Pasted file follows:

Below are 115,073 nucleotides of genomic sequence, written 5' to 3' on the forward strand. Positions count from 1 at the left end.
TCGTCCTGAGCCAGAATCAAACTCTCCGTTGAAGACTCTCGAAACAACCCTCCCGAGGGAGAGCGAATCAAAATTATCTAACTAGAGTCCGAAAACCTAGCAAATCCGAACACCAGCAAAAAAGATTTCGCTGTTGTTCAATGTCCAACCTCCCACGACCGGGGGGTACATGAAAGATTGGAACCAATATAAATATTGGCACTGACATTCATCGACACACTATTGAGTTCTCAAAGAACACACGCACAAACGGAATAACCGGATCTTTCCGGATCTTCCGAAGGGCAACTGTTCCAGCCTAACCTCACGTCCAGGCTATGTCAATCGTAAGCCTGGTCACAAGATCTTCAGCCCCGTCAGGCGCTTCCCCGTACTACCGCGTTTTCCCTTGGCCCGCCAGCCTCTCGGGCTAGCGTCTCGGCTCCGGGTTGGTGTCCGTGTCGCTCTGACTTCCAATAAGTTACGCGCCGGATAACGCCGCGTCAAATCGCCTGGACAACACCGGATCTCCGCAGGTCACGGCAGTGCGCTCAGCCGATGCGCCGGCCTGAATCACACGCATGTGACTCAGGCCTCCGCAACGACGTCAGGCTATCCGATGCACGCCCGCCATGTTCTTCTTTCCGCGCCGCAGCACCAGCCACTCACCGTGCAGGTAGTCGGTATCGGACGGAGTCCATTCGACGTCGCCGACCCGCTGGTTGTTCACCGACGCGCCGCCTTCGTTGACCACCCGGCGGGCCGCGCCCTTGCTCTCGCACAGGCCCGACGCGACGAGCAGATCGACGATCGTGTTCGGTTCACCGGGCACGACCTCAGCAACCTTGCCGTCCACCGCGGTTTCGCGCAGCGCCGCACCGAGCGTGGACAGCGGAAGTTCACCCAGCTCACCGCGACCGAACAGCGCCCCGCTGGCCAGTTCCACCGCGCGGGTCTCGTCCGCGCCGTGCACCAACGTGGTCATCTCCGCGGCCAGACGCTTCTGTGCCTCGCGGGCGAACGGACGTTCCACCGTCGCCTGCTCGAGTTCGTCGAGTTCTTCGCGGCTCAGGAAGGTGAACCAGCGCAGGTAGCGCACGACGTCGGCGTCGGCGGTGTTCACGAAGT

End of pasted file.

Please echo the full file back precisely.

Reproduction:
Below are 115,073 nucleotides of genomic sequence, written 5' to 3' on the forward strand. Positions count from 1 at the left end.
TCGTCCTGAGCCAGAATCAAACTCTCCGTTGAAGACTCTCGAAACAACCCTCCCGAGGGAGAGCGAATCAAAATTATCTAACTAGAGTCCGAAAACCTAGCAAATCCGAACACCAGCAAAAAAGATTTCGCTGTTGTTCAATGTCCAACCTCCCACGACCGGGGGGTACATGAAAGATTGGAACCAATATAAATATTGGCACTGACATTCATCGACACACTATTGAGTTCTCAAAGAACACACGCACAAACGGAATAACCGGATCTTTCCGGATCTTCCGAAGGGCAACTGTTCCAGCCTAACCTCACGTCCAGGCTATGTCAATCGTAAGCCTGGTCACAAGATCTTCAGCCCCGTCAGGCGCTTCCCCGTACTACCGCGTTTTCCCTTGGCCCGCCAGCCTCTCGGGCTAGCGTCTCGGCTCCGGGTTGGTGTCCGTGTCGCTCTGACTTCCAATAAGTTACGCGCCGGATAACGCCGCGTCAAATCGCCTGGACAACACCGGATCTCCGCAGGTCACGGCAGTGCGCTCAGCCGATGCGCCGGCCTGAATCACACGCATGTGACTCAGGCCTCCGCAACGACGTCAGGCTATCCGATGCACGCCCGCCATGTTCTTCTTTCCGCGCCGCAGCACCAGCCACTCACCGTGCAGGTAGTCGGTATCGGACGGAGTCCATTCGACGTCGCCGACCCGCTGGTTGTTCACCGACGCGCCGCCTTCGTTGACCACCCGGCGGGCCGCGCCCTTGCTCTCGCACAGGCCCGACGCGACGAGCAGATCGACGATCGTGTTCGGTTCACCGGGCACGACCTCAGCAACCTTGCCGTCCACCGCGGTTTCGCGCAGCGCCGCACCGAGCGTGGACAGCGGAAGTTCACCCAGCTCACCGCGACCGAACAGCGCCCCGCTGGCCAGTTCCACCGCGCGGGTCTCGTCCGCGCCGTGCACCAACGTGGTCATCTCCGCGGCCAGACGCTTCTGTGCCTCGCGGGCGAACGGACGTTCCACCGTCGCCTGCTCGAGTTCGTCGAGTTCTTCGCGGCTCAGGAAGGTGAACCAGCGCAGGTAGCGCACGACGTCGGCGTCGGCGGTGTTCACGAAGT